Aim: Knowledge of cerebrovascular morphology is integral in planning neuroendovascular interventions, especially for procedures involving placement of stents, flow diverters or stentrievers. There is insufficient data on angiographic normative values of cerebral circulation in the pediatric age group since angiograms are uncommonly performed in children except for arteriovenous malformations in which arterial dimensions are larger than normal. We aimed to measure the diameters of internal carotid circulation (ICC) arteries on digital subtraction angiograms of pediatric patients and determine the growth trends.
Material and methods: This is a retrospective cross-sectional study measurements of ICC arteries of 64 pediatric patients (4-122 months) with retinoblastoma undergoing intra-arterial chemotherapy.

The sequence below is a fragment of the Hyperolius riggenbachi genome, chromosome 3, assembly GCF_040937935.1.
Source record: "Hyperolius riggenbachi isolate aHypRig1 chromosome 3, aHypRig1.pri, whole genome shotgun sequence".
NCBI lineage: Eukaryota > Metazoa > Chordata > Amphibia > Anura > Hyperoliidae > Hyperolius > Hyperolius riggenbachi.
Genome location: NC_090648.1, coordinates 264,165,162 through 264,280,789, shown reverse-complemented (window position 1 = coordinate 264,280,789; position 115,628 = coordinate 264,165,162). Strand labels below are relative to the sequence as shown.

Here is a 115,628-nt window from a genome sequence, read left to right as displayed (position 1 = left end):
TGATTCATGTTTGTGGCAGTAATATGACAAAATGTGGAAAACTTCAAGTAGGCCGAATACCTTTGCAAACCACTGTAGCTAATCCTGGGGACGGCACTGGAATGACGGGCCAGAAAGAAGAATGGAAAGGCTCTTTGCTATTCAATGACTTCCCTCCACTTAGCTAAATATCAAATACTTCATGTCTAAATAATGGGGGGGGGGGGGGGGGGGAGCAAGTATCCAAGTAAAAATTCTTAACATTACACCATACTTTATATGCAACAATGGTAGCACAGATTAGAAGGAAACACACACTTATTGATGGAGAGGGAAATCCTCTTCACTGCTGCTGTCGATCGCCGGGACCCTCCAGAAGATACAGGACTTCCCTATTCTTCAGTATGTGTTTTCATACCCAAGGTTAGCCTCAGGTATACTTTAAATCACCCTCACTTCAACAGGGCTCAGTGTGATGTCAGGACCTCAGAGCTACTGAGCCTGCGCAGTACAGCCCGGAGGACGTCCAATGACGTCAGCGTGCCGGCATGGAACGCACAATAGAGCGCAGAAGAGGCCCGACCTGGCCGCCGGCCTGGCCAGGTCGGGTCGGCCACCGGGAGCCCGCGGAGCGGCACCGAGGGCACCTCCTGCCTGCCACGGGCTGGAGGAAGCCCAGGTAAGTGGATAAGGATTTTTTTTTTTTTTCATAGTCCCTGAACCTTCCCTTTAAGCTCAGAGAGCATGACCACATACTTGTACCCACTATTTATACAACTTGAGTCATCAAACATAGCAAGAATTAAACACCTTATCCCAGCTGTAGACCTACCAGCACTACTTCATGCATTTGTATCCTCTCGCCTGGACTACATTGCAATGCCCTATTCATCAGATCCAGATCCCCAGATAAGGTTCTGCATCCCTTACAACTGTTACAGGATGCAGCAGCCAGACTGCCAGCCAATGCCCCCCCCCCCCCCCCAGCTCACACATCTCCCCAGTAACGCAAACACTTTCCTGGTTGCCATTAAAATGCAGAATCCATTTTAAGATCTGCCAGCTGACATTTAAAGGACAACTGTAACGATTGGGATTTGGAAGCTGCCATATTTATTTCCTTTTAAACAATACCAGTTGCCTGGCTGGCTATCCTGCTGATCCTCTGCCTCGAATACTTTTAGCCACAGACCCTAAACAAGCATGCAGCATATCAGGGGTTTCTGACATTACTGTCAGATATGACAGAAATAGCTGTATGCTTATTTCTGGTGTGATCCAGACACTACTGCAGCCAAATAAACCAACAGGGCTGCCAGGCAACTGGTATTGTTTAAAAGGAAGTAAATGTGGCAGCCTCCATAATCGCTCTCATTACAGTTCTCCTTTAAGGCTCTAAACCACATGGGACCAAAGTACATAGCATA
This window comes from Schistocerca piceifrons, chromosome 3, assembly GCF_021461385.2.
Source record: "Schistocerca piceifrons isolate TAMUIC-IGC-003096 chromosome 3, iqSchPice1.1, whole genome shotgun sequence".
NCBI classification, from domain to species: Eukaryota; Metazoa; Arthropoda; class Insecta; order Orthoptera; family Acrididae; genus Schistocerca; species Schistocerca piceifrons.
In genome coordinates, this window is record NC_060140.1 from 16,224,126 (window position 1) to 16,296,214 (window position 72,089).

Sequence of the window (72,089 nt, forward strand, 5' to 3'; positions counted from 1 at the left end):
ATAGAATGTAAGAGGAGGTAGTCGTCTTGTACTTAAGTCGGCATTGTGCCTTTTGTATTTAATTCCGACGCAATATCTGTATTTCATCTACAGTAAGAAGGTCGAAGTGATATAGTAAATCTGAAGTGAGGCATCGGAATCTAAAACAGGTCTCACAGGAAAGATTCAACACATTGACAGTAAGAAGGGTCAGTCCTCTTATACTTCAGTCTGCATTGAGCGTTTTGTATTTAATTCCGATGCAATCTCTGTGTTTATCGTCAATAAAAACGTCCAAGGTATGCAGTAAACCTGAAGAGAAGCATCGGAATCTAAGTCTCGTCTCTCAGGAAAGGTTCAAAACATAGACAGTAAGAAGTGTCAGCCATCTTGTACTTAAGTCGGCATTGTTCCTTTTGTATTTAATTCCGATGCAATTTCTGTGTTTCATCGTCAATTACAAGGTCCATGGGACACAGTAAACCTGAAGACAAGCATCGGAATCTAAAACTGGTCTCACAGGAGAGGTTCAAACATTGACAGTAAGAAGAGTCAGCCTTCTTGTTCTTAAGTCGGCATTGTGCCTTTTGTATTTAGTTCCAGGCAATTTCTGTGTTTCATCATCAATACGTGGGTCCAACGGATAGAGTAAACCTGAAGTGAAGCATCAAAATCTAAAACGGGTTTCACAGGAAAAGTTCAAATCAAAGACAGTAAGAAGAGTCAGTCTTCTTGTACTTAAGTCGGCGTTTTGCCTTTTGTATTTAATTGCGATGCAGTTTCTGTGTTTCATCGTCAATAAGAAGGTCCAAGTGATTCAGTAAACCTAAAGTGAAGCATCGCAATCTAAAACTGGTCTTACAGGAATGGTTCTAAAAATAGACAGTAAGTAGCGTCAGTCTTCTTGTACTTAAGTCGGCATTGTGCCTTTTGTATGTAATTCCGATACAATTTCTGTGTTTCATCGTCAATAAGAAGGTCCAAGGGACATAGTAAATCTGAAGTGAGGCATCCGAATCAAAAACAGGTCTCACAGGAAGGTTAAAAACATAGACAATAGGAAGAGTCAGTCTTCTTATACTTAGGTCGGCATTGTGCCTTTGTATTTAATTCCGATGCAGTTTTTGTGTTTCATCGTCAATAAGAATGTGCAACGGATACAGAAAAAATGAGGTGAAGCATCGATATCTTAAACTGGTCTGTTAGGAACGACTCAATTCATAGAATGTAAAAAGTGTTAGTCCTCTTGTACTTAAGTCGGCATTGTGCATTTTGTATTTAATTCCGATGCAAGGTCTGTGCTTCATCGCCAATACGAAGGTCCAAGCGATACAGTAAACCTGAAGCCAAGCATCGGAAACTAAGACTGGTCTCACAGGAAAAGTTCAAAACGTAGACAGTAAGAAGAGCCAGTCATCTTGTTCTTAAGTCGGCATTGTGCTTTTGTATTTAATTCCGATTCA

Results: Petrous, cavernous, supraclinoid and choroidal segments of internal carotid artery (ICA) and anterior cerebral artery (ACA) diameters had significant correlation with age. Most of the growth was noted in the first 36-48 months of life. Middle cerebral artery (MCA) diameter did not show significant correlation with age. 87% of the adult diameter of the MCA was attained in the first 6 months of life. ICC arteries reached 81% to 99% of adult sizes in the first 48 months of life. On the contrary, the main iliac artery was only 59% of the adult diameter at this age group.
Conclusion: Use of current intracranial stents in children appears tolerable due to the growth pattern of ICC arteries. Based on this data, the current armamentarium of intracranial stents or stent-like devices is sufficient to cover the need in the pediatric population.